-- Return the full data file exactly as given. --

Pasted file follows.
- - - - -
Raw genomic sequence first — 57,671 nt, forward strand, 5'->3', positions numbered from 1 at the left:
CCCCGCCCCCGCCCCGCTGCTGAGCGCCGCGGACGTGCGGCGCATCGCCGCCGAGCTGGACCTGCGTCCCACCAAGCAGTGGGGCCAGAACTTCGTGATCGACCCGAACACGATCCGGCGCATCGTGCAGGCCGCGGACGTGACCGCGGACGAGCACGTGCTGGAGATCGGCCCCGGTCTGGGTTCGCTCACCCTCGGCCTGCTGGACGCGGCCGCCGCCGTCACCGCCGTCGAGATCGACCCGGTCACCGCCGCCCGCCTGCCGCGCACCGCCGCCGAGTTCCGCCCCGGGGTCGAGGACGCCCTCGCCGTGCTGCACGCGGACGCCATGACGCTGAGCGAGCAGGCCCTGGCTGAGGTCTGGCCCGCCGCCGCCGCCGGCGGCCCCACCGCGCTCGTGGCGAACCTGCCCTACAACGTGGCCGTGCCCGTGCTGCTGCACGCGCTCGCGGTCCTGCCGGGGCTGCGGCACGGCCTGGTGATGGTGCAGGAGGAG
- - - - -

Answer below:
Raw genomic sequence first — 57,671 nt, forward strand, 5'->3', positions numbered from 1 at the left:
CCCCGCCCCCGCCCCGCTGCTGAGCGCCGCGGACGTGCGGCGCATCGCCGCCGAGCTGGACCTGCGTCCCACCAAGCAGTGGGGCCAGAACTTCGTGATCGACCCGAACACGATCCGGCGCATCGTGCAGGCCGCGGACGTGACCGCGGACGAGCACGTGCTGGAGATCGGCCCCGGTCTGGGTTCGCTCACCCTCGGCCTGCTGGACGCGGCCGCCGCCGTCACCGCCGTCGAGATCGACCCGGTCACCGCCGCCCGCCTGCCGCGCACCGCCGCCGAGTTCCGCCCCGGGGTCGAGGACGCCCTCGCCGTGCTGCACGCGGACGCCATGACGCTGAGCGAGCAGGCCCTGGCTGAGGTCTGGCCCGCCGCCGCCGCCGGCGGCCCCACCGCGCTCGTGGCGAACCTGCCCTACAACGTGGCCGTGCCCGTGCTGCTGCACGCGCTCGCGGTCCTGCCGGGGCTGCGGCACGGCCTGGTGATGGTGCAGGAGGAG